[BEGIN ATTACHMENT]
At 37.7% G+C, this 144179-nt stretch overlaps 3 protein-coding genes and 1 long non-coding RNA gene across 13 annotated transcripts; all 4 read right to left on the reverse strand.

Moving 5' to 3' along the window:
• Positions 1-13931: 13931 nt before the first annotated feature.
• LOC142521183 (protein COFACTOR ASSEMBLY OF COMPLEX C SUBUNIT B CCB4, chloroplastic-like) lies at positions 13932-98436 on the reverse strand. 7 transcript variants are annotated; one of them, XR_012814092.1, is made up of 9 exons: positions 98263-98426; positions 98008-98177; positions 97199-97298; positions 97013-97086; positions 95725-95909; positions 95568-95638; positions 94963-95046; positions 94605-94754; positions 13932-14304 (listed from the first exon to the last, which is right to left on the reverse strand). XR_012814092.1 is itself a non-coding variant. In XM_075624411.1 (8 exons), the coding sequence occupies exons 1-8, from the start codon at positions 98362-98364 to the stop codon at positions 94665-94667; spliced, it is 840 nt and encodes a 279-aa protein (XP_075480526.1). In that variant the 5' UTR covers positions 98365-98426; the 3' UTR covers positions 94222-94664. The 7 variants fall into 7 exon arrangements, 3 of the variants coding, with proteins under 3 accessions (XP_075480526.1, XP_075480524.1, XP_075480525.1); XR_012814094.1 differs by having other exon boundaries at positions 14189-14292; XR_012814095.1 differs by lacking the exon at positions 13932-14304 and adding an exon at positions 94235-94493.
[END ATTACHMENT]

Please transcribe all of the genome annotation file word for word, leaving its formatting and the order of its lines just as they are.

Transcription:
At 37.7% G+C, this 144179-nt stretch overlaps 3 protein-coding genes and 1 long non-coding RNA gene across 13 annotated transcripts; all 4 read right to left on the reverse strand.

Moving 5' to 3' along the window:
• Positions 1-13931: 13931 nt before the first annotated feature.
• LOC142521183 (protein COFACTOR ASSEMBLY OF COMPLEX C SUBUNIT B CCB4, chloroplastic-like) lies at positions 13932-98436 on the reverse strand. 7 transcript variants are annotated; one of them, XR_012814092.1, is made up of 9 exons: positions 98263-98426; positions 98008-98177; positions 97199-97298; positions 97013-97086; positions 95725-95909; positions 95568-95638; positions 94963-95046; positions 94605-94754; positions 13932-14304 (listed from the first exon to the last, which is right to left on the reverse strand). XR_012814092.1 is itself a non-coding variant. In XM_075624411.1 (8 exons), the coding sequence occupies exons 1-8, from the start codon at positions 98362-98364 to the stop codon at positions 94665-94667; spliced, it is 840 nt and encodes a 279-aa protein (XP_075480526.1). In that variant the 5' UTR covers positions 98365-98426; the 3' UTR covers positions 94222-94664. The 7 variants fall into 7 exon arrangements, 3 of the variants coding, with proteins under 3 accessions (XP_075480526.1, XP_075480524.1, XP_075480525.1); XR_012814094.1 differs by having other exon boundaries at positions 14189-14292; XR_012814095.1 differs by lacking the exon at positions 13932-14304 and adding an exon at positions 94235-94493.